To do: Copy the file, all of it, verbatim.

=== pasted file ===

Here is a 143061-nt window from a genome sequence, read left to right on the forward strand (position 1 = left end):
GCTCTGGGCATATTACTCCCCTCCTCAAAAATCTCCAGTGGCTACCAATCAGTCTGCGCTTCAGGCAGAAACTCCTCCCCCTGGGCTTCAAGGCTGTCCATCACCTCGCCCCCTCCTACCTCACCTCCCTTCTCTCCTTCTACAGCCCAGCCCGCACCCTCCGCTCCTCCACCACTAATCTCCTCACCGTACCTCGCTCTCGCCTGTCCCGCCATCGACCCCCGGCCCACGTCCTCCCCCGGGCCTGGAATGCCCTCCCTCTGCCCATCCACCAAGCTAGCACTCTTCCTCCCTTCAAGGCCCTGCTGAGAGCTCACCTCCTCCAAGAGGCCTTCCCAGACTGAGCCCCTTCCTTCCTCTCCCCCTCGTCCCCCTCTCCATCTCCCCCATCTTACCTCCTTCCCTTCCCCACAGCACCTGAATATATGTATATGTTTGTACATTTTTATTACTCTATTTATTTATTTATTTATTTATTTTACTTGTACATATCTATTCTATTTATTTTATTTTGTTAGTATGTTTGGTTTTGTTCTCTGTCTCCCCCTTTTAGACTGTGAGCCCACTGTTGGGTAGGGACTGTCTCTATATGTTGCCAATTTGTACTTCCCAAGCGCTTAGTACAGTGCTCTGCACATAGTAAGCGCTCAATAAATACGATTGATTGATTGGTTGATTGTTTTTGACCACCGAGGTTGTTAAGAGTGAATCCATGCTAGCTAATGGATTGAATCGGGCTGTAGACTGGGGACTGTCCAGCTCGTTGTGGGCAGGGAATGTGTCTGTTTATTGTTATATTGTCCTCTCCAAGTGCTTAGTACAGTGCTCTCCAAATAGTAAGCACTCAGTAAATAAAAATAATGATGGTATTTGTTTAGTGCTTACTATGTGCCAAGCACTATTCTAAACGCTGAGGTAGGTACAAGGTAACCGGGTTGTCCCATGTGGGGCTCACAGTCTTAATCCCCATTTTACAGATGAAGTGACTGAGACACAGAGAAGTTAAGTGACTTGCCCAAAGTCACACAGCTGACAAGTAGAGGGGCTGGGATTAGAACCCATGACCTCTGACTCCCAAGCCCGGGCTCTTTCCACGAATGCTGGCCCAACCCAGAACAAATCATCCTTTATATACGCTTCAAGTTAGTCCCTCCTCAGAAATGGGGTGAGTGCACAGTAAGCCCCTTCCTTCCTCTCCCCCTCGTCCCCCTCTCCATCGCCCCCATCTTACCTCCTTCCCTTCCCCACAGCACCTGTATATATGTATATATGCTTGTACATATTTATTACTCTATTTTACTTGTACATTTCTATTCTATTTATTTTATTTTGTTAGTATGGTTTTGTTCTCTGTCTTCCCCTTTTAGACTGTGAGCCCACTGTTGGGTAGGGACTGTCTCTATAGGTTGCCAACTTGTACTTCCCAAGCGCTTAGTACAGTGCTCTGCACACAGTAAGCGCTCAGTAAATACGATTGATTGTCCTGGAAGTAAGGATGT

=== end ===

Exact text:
Here is a 143061-nt window from a genome sequence, read left to right on the forward strand (position 1 = left end):
GCTCTGGGCATATTACTCCCCTCCTCAAAAATCTCCAGTGGCTACCAATCAGTCTGCGCTTCAGGCAGAAACTCCTCCCCCTGGGCTTCAAGGCTGTCCATCACCTCGCCCCCTCCTACCTCACCTCCCTTCTCTCCTTCTACAGCCCAGCCCGCACCCTCCGCTCCTCCACCACTAATCTCCTCACCGTACCTCGCTCTCGCCTGTCCCGCCATCGACCCCCGGCCCACGTCCTCCCCCGGGCCTGGAATGCCCTCCCTCTGCCCATCCACCAAGCTAGCACTCTTCCTCCCTTCAAGGCCCTGCTGAGAGCTCACCTCCTCCAAGAGGCCTTCCCAGACTGAGCCCCTTCCTTCCTCTCCCCCTCGTCCCCCTCTCCATCTCCCCCATCTTACCTCCTTCCCTTCCCCACAGCACCTGAATATATGTATATGTTTGTACATTTTTATTACTCTATTTATTTATTTATTTATTTATTTTACTTGTACATATCTATTCTATTTATTTTATTTTGTTAGTATGTTTGGTTTTGTTCTCTGTCTCCCCCTTTTAGACTGTGAGCCCACTGTTGGGTAGGGACTGTCTCTATATGTTGCCAATTTGTACTTCCCAAGCGCTTAGTACAGTGCTCTGCACATAGTAAGCGCTCAATAAATACGATTGATTGATTGGTTGATTGTTTTTGACCACCGAGGTTGTTAAGAGTGAATCCATGCTAGCTAATGGATTGAATCGGGCTGTAGACTGGGGACTGTCCAGCTCGTTGTGGGCAGGGAATGTGTCTGTTTATTGTTATATTGTCCTCTCCAAGTGCTTAGTACAGTGCTCTCCAAATAGTAAGCACTCAGTAAATAAAAATAATGATGGTATTTGTTTAGTGCTTACTATGTGCCAAGCACTATTCTAAACGCTGAGGTAGGTACAAGGTAACCGGGTTGTCCCATGTGGGGCTCACAGTCTTAATCCCCATTTTACAGATGAAGTGACTGAGACACAGAGAAGTTAAGTGACTTGCCCAAAGTCACACAGCTGACAAGTAGAGGGGCTGGGATTAGAACCCATGACCTCTGACTCCCAAGCCCGGGCTCTTTCCACGAATGCTGGCCCAACCCAGAACAAATCATCCTTTATATACGCTTCAAGTTAGTCCCTCCTCAGAAATGGGGTGAGTGCACAGTAAGCCCCTTCCTTCCTCTCCCCCTCGTCCCCCTCTCCATCGCCCCCATCTTACCTCCTTCCCTTCCCCACAGCACCTGTATATATGTATATATGCTTGTACATATTTATTACTCTATTTTACTTGTACATTTCTATTCTATTTATTTTATTTTGTTAGTATGGTTTTGTTCTCTGTCTTCCCCTTTTAGACTGTGAGCCCACTGTTGGGTAGGGACTGTCTCTATAGGTTGCCAACTTGTACTTCCCAAGCGCTTAGTACAGTGCTCTGCACACAGTAAGCGCTCAGTAAATACGATTGATTGTCCTGGAAGTAAGGATGT